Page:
Opportunities and Challenges of Modeling with Mathematics in Algebra 1
“Economic access and full citizenship depend crucially on math and science literacy.” Those words were written…
“Economic access and full citizenship depend crucially on math and science literacy.” Those words were written by Bob Moses more than 20 years ago in describing his evolution from a civil rights organizer to an advocate for mathematics education. Today, whether figuring out how many people with COVID will end up in hospitals or understanding how fees affect the price of a loan, quantitative reasoning and literacy in mathematics have never been more important. Those without these foundational skills are less likely to be full participants in the 21st century’s knowledge economy.
In the paper, “When Will I Use This? How About Today?”, renowned educator Dr. Jason Zimba explores how Algebra 1 offers both a challenge and an opportunity to improve high school mathematics teaching for all students. At XQ, we know students whose high schools don’t help them advance through algebra into higher-level math courses are less likely to get into college—and even those who do often wind up taking costly remedial courses. These students are disproportionately kids of color and from low-income communities. Such poor outcomes in math aren’t acceptable, and they’re why we believe in rethinking the high school experience with equity at the core—from mission and culture to teaching and learning.
Educators often say one solution to improving student success rates in Algebra 1 is to make the course feel more relevant to students. But that alone isn’t sufficient. As Zimba suggests, Algebra instruction often sacrifices the forest for the trees. Students spend too much time learning how to solve specific kinds of math problems rather than exploring the underlying mathematical concepts.
Zimba’s solution is for high schools to put more emphasis on mathematical modeling: “choosing and using appropriate mathematics and statistics to analyze empirical situations, to understand them better, and to improve decisions.” They should learn to confront new problems, find the mathematics to solve them, test their assumptions, and maybe even find multiple solutions. In the end, the student will have a deeper understanding of the concepts.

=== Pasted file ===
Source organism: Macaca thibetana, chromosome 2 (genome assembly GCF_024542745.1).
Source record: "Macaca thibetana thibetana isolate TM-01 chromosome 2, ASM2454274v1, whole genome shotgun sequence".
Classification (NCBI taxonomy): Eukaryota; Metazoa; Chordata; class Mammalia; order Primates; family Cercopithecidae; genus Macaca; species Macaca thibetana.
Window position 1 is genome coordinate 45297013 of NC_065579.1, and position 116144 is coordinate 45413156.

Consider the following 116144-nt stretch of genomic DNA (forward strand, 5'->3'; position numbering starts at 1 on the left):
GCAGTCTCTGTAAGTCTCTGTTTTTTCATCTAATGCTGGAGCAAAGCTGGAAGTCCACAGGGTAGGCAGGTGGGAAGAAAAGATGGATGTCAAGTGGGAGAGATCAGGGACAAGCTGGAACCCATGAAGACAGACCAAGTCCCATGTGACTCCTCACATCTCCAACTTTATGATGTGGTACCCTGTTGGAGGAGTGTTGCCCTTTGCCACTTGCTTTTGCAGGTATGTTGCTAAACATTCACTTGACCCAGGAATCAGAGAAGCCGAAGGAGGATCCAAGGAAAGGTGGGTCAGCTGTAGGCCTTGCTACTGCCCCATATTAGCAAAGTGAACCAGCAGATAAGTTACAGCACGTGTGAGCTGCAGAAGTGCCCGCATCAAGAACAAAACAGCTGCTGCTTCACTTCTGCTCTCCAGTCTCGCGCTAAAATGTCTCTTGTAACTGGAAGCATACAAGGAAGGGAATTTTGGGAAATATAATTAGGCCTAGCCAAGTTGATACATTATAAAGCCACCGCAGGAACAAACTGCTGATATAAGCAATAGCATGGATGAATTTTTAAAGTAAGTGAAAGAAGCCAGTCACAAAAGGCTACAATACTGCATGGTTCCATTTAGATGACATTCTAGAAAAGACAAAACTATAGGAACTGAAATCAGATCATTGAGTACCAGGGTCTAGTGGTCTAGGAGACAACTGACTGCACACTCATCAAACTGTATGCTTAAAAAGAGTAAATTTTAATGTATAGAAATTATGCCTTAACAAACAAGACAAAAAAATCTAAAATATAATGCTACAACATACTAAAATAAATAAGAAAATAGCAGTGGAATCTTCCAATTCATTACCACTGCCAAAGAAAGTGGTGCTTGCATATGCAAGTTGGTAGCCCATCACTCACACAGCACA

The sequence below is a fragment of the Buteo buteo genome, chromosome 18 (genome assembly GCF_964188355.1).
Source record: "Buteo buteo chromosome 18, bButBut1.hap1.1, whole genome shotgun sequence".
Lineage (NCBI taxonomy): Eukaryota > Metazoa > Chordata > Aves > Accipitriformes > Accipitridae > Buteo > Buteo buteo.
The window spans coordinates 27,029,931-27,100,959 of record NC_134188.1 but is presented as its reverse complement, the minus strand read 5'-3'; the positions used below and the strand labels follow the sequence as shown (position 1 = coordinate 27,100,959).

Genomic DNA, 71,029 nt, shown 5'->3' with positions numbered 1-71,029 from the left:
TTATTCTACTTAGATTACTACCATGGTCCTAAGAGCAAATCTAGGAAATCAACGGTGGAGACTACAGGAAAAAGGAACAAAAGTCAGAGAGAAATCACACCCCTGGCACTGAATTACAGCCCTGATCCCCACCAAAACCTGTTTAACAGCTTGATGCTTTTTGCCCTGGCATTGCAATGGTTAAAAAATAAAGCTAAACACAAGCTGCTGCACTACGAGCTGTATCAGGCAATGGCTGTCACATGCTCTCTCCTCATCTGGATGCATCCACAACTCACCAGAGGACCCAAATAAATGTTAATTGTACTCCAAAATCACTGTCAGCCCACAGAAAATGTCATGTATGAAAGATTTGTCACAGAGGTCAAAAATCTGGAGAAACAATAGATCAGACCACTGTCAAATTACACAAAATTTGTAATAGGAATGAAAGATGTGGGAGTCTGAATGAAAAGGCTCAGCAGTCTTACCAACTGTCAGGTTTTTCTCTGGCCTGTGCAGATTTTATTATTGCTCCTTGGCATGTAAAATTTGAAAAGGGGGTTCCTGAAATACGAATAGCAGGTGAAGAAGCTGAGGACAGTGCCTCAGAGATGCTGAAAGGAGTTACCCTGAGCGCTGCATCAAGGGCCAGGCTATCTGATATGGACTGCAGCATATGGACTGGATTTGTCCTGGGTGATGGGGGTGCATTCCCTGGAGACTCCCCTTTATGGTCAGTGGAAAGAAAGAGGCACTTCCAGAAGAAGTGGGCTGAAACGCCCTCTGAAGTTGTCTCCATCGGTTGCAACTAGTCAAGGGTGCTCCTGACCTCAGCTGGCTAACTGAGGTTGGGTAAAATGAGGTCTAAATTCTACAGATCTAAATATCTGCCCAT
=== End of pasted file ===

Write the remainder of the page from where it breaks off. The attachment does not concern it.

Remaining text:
Project-based learning lends itself well to modeling and can also make algebra feel more relevant. But adopting project-based learning can be challenging, and takes a lot of time to plan and execute. A student can’t finish PBL units in a single class or textbook assignment. This is why Zimba says teachers who want to move in this direction need professional development.
XQ is developing a project-based curriculum for Algebra 1 (and Geometry). We are seeking to build learning experiences that are both genuinely engaging and authentic, and that elicit rigorous mathematics. In the past, we’ve found that well-intentioned efforts to make math lessons more engaging typically come at the expense of rigor.
Our curriculum is grounded in modeling. That’s because if you take a real-world situation and want to change, control, or improve it, very often you need to build a model to figure out what to do next.
“For example,” said Laurence Holt, XQ’s Entrepreneur in Residence, “if you are building a water xylophone, how much water do you need in each bottle to tune them to concert pitch? Modeling is the bridge between genuine interest and genuine math.”
When we talk about shifting course redesign like this, it’s for students and teachers alike, so we’re building the support educators need right into the curriculum.
We invite math teachers looking to incorporate project-based learning and modeling into their classrooms to join us for professional development seminars and opportunities to test programs in their classrooms. Learn more about XQ Math here.
If we’re going to rethink the high school system and design a new architecture, we need new building blocks. That starts with identifying the knowledge, skills, and attributes young people need to prepare for life after high school: to navigate the world of work and careers that are constantly in flux, to become strong contributors and problem-solvers, and to lead fulfilling and meaningful lives. Now that quantitative reasoning is so essential in sciences, the humanities, and daily life, teaching algebra with a deeper focus on mathematical modeling will help students be more successful in high school and set them up for success wherever they go next.
**Photo at top by Gary Askew
Download the white paper, “When Will I Use This? How About Today?” by Dr. Jason Zimba here